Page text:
Written by Pam Allen
Published: Jan 04, 2014
In a recent Tempo article, Goenawan Mohamad described 1965 as ‘a kind of code … for a catastrophic occurrence – and because of this, always simplified.’ He went on to observe that 2012 seemed to be a year of remembering, or imagining, 1965.
One of the most significant manifestations of that remembering was the special September 2012 edition of Tempo that featured interviews with people who had taken part in murdering communists or suspected communists in 1965-1966. In response to this and to the government-appointed Human Rights Commission report on the conduct of the killings, young people in particular have expressed their shock at discovering an aspect of Indonesia’s past of which they had no previous knowledge.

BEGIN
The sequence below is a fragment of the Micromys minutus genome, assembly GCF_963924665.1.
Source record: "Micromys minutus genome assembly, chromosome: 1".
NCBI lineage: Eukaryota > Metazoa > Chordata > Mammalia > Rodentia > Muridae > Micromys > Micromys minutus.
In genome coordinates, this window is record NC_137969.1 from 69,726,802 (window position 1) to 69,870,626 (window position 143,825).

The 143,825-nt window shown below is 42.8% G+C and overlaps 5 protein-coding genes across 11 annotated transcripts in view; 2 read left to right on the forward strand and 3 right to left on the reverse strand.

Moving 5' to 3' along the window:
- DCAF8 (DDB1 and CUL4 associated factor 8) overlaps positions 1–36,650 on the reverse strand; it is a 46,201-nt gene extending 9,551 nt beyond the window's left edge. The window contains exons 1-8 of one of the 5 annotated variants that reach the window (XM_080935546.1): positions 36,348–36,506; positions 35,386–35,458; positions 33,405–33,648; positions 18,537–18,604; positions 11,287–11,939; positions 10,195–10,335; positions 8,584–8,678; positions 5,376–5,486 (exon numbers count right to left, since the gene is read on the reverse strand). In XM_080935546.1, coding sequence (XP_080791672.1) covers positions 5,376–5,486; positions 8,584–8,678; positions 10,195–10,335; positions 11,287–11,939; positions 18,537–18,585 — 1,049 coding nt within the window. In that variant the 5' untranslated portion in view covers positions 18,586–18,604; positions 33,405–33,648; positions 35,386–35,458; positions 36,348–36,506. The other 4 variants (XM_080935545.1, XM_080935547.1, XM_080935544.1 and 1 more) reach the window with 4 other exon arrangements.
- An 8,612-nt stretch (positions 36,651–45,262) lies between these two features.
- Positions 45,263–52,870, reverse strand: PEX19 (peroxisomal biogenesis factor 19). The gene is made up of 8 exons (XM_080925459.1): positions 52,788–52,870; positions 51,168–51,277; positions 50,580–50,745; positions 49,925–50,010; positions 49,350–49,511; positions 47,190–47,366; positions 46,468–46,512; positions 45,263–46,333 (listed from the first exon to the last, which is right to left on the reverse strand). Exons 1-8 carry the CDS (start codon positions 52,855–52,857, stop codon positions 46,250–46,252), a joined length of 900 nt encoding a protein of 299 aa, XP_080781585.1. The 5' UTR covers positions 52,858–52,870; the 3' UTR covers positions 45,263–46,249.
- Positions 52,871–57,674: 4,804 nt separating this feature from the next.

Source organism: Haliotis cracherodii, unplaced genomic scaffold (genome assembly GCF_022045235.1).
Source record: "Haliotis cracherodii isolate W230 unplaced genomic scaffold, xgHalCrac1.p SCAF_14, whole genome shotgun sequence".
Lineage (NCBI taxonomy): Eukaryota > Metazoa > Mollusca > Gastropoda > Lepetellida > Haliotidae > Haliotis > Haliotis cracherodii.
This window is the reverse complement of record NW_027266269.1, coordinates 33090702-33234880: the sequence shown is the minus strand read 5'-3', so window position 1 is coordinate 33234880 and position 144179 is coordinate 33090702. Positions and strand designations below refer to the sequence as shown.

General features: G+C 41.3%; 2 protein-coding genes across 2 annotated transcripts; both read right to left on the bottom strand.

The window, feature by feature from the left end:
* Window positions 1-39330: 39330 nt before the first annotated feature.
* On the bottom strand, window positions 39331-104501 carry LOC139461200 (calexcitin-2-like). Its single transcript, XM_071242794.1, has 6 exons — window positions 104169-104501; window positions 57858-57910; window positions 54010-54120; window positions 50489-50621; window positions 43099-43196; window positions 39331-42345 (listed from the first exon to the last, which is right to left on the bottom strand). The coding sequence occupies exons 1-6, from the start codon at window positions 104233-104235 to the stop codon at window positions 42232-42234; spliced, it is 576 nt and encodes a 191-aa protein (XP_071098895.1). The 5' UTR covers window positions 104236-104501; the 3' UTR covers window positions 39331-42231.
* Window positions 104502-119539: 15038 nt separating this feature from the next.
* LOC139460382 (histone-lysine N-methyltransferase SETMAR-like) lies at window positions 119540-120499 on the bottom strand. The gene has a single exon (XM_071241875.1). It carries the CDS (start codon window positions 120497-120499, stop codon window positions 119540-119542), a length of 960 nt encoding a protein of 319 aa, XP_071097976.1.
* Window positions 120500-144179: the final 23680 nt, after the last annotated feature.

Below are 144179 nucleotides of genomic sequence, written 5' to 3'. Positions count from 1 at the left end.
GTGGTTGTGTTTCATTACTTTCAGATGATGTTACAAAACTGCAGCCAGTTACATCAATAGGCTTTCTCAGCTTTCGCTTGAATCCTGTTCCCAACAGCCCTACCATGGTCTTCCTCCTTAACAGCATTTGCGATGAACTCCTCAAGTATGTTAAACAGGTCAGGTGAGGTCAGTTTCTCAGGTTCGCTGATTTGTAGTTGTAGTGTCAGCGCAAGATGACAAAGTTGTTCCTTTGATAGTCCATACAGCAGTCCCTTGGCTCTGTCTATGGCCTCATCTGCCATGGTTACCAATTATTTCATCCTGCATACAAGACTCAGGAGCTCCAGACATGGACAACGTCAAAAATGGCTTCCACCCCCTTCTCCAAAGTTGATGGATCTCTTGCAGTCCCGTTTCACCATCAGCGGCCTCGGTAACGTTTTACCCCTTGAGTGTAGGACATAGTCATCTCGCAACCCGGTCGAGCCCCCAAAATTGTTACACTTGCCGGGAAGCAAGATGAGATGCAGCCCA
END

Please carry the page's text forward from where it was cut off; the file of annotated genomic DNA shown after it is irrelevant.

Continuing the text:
A similar broadening of the discourse on 1965 can be seen in works of fiction reimagining the events of 1965–1966. Such fiction was formerly the domain of authors who had personally lived through the events, such as Umar Kayam and Ahmad Tohari. Now, however, stories on this theme are fictional recollections of an imagined past.
The phenomenon of imagining 1965, alluded to by Goenawan Mohamad, has resulted in a flurry of creative output – fiction, theatre, film – over the last 18 months. Examples include the novels Cerita Cinta Enrico by Ayu Utami (2012), Amba by Laksmi Pamuntjak (2012), Candik Ala 1965 by Tinuk Yampolsky (2011) and Ayu Manda by I Made Darmawan (2010).
A very important contribution to this literary phenomenon was the publication in December 2012 of Leila Chudori’s novel Pulang (Going Home). Greeted with much acclaim by literary critics in Indonesia, this is Chudori’s antidote to the ‘official history of 1965’, which was her diet as a school student growing up under the Suharto regime.